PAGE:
When lightning strikes

Discussion in 'Rules and Regulations / Flight Safety / Better Pil' started by autoreply, Jan 25, 2011.

Help Support HomeBuiltAirplanes Forum by donating:

  1. Jan 25, 2011 #1

    autoreply

    autoreply

    autoreply

    Moderator

    Joined:
    Jul 8, 2009
    Messages:
    10,732
    Likes Received:
    2,552
    Location:
    Rotterdam, Netherlands
    Last edited by a moderator: Mar 20, 2019
  2. Jan 25, 2011 #2

    Lucrum

    Lucrum

    Lucrum

    Well-Known Member

    Joined:
    Jun 10, 2008
    Messages:
    956
    Likes Received:
    189
    Location:
    Canton, GA
    I've been hit before in flight.
     
  3. Jan 26, 2011 #3

    Monty

    Monty

    Monty

    Well-Known Member

    Joined:
    Jul 15, 2010
    Messages:
    1,294
    Likes Received:
    496
    Location:
    Fayetteville, AR / USA
    I remember when this happened. I was just learning to fly gliders. We got pictures of the remains of the glider in emails that circulated the gliding community at that time. The guy who was running the glider operation, and was the tow pilot where I was learning to fly, just happened to be one of the formost experts on lightning protection for aerospace vehicles in the US. It was nice to have an expert to explain things. For instance the way the control rod was malformed is caused by the rise and fall of magnetic fields caused by the lightening bolt. I've been in an airplane that was hit by lightening, but that was an airliner and scary enough...I've also had a canopy come open on tow in a glider....can't imagine the two things combined and the airplane disintegrating at the same time...must have been quite a ride.

    Both of them performed quite well given the circumstances I'd say......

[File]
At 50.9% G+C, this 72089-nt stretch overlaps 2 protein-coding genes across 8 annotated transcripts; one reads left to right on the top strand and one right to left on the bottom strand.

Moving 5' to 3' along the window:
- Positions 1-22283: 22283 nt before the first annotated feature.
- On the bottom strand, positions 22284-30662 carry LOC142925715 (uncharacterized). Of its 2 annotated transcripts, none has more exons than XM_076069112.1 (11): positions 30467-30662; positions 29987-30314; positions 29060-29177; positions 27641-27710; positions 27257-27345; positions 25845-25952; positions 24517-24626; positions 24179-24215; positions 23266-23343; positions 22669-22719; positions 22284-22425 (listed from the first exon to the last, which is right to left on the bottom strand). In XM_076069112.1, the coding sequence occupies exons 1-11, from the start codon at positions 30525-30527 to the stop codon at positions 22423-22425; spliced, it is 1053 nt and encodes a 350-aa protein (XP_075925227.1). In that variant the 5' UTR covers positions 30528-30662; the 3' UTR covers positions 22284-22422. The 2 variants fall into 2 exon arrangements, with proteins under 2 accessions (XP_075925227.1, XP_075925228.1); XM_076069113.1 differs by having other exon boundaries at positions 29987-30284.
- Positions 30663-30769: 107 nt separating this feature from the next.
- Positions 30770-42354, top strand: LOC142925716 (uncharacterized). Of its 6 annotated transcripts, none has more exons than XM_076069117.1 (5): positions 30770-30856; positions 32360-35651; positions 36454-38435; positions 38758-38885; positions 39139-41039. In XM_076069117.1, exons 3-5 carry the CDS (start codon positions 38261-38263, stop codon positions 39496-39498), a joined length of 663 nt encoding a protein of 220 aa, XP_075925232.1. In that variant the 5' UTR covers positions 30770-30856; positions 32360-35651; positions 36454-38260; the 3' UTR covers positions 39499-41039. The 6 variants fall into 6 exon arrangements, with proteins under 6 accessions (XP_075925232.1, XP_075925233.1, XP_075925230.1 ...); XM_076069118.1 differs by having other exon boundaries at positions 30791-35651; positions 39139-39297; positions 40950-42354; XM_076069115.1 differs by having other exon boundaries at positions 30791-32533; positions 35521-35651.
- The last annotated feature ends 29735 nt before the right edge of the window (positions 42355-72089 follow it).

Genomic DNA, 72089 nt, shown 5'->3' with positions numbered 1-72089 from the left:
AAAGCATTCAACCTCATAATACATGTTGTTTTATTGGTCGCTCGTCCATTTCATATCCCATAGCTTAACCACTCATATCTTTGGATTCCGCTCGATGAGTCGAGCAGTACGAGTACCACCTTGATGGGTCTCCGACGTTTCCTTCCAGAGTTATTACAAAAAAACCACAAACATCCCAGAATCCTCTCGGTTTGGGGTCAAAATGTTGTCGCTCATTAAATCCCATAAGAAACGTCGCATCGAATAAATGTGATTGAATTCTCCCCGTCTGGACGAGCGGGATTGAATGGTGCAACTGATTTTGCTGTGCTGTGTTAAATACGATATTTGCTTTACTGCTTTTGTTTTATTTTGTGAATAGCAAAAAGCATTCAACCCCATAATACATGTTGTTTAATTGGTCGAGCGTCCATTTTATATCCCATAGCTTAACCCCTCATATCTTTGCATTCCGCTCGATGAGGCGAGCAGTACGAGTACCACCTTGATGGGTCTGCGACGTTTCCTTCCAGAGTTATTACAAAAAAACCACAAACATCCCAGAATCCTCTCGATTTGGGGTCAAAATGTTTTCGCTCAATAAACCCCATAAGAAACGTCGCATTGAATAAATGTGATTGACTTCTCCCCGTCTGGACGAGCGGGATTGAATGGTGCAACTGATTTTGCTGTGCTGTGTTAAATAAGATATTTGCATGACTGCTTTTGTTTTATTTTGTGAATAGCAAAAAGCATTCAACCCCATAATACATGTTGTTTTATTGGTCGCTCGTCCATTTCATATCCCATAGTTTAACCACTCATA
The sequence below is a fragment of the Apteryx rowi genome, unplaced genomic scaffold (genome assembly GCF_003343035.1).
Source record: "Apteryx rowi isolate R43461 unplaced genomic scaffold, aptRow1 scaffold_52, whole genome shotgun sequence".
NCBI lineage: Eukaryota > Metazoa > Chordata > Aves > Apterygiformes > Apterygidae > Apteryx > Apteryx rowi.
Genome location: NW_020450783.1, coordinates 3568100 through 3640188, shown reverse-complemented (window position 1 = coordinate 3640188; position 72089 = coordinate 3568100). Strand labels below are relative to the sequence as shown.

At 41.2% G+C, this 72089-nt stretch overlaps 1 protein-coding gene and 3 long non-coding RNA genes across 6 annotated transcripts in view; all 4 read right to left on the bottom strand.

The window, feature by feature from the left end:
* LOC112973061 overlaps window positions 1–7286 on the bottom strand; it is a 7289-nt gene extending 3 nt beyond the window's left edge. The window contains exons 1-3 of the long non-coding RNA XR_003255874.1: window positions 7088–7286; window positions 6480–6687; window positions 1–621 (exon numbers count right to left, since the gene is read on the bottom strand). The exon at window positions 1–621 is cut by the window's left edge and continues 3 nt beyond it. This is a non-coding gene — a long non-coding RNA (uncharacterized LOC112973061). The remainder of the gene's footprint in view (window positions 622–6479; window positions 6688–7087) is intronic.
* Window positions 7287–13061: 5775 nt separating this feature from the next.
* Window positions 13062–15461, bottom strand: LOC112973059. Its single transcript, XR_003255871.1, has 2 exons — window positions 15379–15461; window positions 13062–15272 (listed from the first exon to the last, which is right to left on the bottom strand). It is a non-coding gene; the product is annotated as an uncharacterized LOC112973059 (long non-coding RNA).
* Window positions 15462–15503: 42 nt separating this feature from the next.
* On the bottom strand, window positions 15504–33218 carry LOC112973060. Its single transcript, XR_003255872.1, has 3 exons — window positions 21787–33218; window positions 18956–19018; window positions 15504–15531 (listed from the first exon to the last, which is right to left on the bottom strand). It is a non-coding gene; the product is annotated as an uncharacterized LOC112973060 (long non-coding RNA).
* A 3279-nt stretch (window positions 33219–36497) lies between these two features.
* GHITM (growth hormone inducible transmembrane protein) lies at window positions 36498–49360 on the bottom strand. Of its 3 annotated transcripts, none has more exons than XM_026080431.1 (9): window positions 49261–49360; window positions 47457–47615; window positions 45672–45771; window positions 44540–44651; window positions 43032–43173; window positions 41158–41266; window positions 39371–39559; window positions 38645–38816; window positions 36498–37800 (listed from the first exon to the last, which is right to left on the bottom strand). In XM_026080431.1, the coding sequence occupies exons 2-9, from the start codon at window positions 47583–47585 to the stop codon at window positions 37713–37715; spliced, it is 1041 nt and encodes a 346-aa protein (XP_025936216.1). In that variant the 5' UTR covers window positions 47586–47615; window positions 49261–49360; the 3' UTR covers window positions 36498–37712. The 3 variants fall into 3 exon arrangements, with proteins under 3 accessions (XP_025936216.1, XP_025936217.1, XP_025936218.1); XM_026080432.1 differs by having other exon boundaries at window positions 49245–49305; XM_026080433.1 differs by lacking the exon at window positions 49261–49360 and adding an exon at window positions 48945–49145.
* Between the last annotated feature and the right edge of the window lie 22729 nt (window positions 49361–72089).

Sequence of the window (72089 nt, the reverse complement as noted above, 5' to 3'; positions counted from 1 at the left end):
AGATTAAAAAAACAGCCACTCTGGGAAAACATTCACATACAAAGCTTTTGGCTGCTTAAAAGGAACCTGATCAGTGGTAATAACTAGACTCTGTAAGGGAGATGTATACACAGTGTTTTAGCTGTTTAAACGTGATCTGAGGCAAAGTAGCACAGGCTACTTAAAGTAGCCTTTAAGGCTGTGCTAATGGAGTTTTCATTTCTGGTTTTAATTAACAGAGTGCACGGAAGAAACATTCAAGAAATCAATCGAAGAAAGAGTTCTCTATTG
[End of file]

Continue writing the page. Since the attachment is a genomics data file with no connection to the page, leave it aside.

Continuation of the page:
4. Jan 26, 2011 #4

    JamesAero

    JamesAero

    JamesAero

    Well-Known Member

    Joined:
    May 10, 2010
    Messages:
    46
    Likes Received:
    0
    Location:
    Salem, OR
    I was flying a Cessna 414 that was hit by lightning over the Cascades and while it scared the hell out of me for a split second it had no ill effects on the aircraft. That is one huge advantage of a metal airframe. Now that I'm building a composite homebuilt it is frequently in the back of my mind that I won't have that form of protection.
     
  5. Jan 26, 2011 #5

    Monty

    Monty

    Monty

    Well-Known Member

    Joined:
    Jul 15, 2010
    Messages:
    1,294
    Likes Received:
    496
    Location:
    Fayetteville, AR / USA
    The tow pilot...Joe..managed to convince me that plastic airplanes and static electricity do not mix well. If you remember the early pictures of the space shuttle punching through a cloud layer...you will note that they did not do that later in the program...Joe is the reason. As Joe related, the vehicle was not safe WRT lightning. Joe had lot's of neat stories. He had worked primarily with EMP and lightening protection during his career.

    For those with plastic airframes, you may find THIS interesting.
     
  6. Jan 26, 2011 #6

    WonderousMountain

    WonderousMountain

    WonderousMountain

    Well-Known Member

    Joined:
    Apr 10, 2010
    Messages:
    1,853
    Likes Received:
    193
    Location:
    Clatsop, Or
    Does that mean a plastic plane should have no conductive parts to avoid lightening failure modes?

    Building an all rubber plane will be difficult:tired:

    off topic,

    Wonderous Mountain
     
  7. Jan 26, 2011 #7